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Commissioner Update August

In this issue:

  • Message from the Commissioner
  • COVID-19 Update
  • Office closure impact of Stage 4 restrictions
  • e-conveyancing guideline released
  • CPD review update
  • Sexual harassment guidelines released by VEOHRC
  • Appearing before the courts in NSW?
  • Legal Services Council – Uniform Law Update

Message from the Commissioner

I recently attended the Victoria University 2020 Sir Zelman Cowen Oration where The Hon Kenneth Hayne AC QC spoke about Trust, Confidence and Public Institutions.

I’ve spoken before about the speech Robert Fitzgerald AM gave to legal regulators at our annual conference last year. In his speech, he reflected on his time on the Royal Commission into Institutional Responses to Child Sexual Abuse, as well as the findings of the Banking Royal Commission. 

Mr Fitzgerald observed that lawyers were often involved in the design of the legal framework that enabled the conduct subsequently being examined by Royal Commissions or were involved in attempts to avoid accountability for this conduct. This was often conduct which in many cases had broken the law, and if not, had fallen short of the behaviour that the community not only expects but deserves. 

At the Cowan Oration, I took the opportunity to ask Mr Hayne whether he believed that lawyers have played a part in the erosion of public trust in institutions, and if so, what role should they play in helping to rebuild it. His response was thought-provoking and I share it with you here in full:

Hon Kenneth Hayne AC QC:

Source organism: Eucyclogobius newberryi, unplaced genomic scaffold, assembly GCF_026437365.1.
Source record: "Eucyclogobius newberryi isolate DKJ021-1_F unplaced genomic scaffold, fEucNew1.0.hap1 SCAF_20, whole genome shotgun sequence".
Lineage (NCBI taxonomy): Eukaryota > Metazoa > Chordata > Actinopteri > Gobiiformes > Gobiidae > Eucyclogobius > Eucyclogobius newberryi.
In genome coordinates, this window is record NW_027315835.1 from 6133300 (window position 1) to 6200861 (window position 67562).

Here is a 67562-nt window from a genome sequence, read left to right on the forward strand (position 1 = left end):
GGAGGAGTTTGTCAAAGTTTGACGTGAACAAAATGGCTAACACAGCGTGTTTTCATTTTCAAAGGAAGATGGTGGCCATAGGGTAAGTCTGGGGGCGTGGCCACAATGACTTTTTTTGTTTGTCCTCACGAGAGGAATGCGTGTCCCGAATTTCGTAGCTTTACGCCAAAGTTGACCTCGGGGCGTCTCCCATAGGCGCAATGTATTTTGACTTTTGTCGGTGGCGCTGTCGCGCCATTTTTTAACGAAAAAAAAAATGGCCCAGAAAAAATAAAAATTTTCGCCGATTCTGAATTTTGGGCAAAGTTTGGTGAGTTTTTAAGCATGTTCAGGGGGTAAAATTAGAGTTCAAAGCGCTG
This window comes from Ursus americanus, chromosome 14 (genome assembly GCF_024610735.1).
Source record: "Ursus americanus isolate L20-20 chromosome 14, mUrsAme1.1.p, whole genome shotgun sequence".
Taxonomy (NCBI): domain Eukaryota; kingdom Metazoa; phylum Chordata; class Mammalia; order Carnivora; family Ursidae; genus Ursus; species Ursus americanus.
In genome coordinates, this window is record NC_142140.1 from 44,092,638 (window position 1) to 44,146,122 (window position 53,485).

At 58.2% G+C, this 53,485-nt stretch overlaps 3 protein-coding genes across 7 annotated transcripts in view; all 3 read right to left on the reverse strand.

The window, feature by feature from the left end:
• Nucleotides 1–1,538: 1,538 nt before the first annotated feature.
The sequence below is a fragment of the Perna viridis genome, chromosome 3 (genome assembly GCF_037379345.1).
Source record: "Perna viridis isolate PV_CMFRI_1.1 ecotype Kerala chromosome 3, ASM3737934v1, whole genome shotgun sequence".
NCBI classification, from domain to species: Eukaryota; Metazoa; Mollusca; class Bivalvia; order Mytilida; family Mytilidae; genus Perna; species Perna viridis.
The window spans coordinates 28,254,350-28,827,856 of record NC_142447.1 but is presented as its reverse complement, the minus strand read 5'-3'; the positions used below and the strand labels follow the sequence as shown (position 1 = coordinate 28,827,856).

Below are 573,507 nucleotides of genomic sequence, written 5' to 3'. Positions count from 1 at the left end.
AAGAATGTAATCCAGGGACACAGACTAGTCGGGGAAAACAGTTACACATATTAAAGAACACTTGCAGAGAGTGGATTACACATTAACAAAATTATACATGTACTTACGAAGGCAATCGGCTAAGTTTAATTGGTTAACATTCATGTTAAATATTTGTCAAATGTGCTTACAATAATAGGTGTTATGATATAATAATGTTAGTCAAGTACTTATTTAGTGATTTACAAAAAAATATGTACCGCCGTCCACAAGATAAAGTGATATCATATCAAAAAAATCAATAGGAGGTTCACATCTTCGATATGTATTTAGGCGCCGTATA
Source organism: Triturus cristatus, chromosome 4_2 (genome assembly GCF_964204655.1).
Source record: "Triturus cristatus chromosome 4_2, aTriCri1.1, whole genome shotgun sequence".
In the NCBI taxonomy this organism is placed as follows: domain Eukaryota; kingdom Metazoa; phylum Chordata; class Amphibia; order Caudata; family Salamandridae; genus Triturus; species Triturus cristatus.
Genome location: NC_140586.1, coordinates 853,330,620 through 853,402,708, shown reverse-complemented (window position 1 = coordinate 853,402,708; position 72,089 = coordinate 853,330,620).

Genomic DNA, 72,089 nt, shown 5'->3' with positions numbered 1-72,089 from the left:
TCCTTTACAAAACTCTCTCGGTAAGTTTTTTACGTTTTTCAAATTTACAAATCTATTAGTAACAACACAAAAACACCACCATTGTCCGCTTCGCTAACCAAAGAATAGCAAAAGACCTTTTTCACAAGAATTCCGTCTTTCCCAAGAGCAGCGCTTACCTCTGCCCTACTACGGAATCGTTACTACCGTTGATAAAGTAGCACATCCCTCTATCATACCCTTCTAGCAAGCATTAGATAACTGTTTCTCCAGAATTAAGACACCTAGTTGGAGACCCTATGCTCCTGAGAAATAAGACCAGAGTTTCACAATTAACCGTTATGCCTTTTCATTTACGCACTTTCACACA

“The question you ask is very deep and very important. To do justice to it I think would take quite some time. There are two points I think I would want to make and answer.  

The first is, one of the hardest thing as a lawyer, but one of the necessary skills of a lawyer, is to give what I refer to as steely-eyed advice. By that I mean the law officer advising a Minister of the crown, "No minister, you may not do that. To do so would be contrary to law." Or the solicitor or the newest solicitor who is advising his or her client and who has to say to the client, "No, you can't do that. It's contrary to law." 

There emerged at one time a view I think among some practitioners that their primary task was to ease the way for their client to do what their client wished to do. That's an accurate but partial statement of their obligation. And often it is incumbent on the lawyer to take one step firmly back, look at overall what is proposed, and say either, "No, you can't do that because it's contrary to law," or, "Well, you might do that and it might not be a breach of the criminal law, but I can tell you your reputation will be shot if you do it." 

And giving that form of steely-eyed advice takes courage. And it may see the client in a huff gathering the papers up and storming out of the office, and that's going to make for interesting discussion at the next meeting of partners, isn't it? But there comes that time and you've got to do it. 

And the second point I should like to make is: it's about institutions. Institutions of which we are members are important. I think the courts on which I had the privilege to serve play extraordinarily important roles in the government and order of our society. But I was a temporary passing figure and the institution mattered much more than I did. But so too the law matters much more than the individual lawyer.” 

Maintaining public trust and confidence in the legal profession should be a key objective for all of us. The integrity of the legal profession is fundamental to the legitimacy of the justice system and the maintenance and protection of the rule of law. This is a shared responsibility and we all have a part to play.  

As Mr Hayne reminds us, providing steely eyed advice takes courage, and the institution of the law matters more than any individual lawyer within it.  I encourage you to think about this as you undertake your work as a lawyer.

Be well,

Fiona McLeay
Board CEO + Commissioner

COVID-19 Update 

Last week we met with the Department of Health and Human Services, the Department of Jobs, Precincts and Regions and the Department of Justice and Community Safety for a second legal industry roundtable. Some clarifications on the stage 4 restriction advice was provided and there was an opportunity to offer feedback on how the restrictions are impacting lawyers.